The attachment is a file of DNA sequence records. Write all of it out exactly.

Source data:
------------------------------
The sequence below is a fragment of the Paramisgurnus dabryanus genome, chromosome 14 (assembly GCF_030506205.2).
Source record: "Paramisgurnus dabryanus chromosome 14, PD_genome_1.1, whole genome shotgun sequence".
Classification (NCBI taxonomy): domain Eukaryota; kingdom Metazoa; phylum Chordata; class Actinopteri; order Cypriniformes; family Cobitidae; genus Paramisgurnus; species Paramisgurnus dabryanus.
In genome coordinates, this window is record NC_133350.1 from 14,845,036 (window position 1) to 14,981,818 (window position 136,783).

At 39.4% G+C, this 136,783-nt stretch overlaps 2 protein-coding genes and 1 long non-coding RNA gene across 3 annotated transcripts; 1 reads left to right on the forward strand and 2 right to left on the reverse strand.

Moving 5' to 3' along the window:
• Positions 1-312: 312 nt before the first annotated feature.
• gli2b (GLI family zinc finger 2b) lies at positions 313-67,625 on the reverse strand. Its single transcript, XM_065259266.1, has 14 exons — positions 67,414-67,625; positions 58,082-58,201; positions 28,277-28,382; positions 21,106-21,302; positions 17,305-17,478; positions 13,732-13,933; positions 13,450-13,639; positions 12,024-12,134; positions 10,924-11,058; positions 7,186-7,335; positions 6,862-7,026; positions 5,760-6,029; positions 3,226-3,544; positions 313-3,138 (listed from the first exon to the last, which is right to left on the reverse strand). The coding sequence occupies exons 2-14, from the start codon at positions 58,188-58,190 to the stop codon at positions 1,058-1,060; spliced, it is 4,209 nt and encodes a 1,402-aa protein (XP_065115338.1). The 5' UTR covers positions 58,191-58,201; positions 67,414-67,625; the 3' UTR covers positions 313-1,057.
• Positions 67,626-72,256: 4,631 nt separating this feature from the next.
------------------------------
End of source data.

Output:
The sequence below is a fragment of the Paramisgurnus dabryanus genome, chromosome 14 (assembly GCF_030506205.2).
Source record: "Paramisgurnus dabryanus chromosome 14, PD_genome_1.1, whole genome shotgun sequence".
Classification (NCBI taxonomy): domain Eukaryota; kingdom Metazoa; phylum Chordata; class Actinopteri; order Cypriniformes; family Cobitidae; genus Paramisgurnus; species Paramisgurnus dabryanus.
In genome coordinates, this window is record NC_133350.1 from 14,845,036 (window position 1) to 14,981,818 (window position 136,783).

At 39.4% G+C, this 136,783-nt stretch overlaps 2 protein-coding genes and 1 long non-coding RNA gene across 3 annotated transcripts; 1 reads left to right on the forward strand and 2 right to left on the reverse strand.

Moving 5' to 3' along the window:
• Positions 1-312: 312 nt before the first annotated feature.
• gli2b (GLI family zinc finger 2b) lies at positions 313-67,625 on the reverse strand. Its single transcript, XM_065259266.1, has 14 exons — positions 67,414-67,625; positions 58,082-58,201; positions 28,277-28,382; positions 21,106-21,302; positions 17,305-17,478; positions 13,732-13,933; positions 13,450-13,639; positions 12,024-12,134; positions 10,924-11,058; positions 7,186-7,335; positions 6,862-7,026; positions 5,760-6,029; positions 3,226-3,544; positions 313-3,138 (listed from the first exon to the last, which is right to left on the reverse strand). The coding sequence occupies exons 2-14, from the start codon at positions 58,188-58,190 to the stop codon at positions 1,058-1,060; spliced, it is 4,209 nt and encodes a 1,402-aa protein (XP_065115338.1). The 5' UTR covers positions 58,191-58,201; positions 67,414-67,625; the 3' UTR covers positions 313-1,057.
• Positions 67,626-72,256: 4,631 nt separating this feature from the next.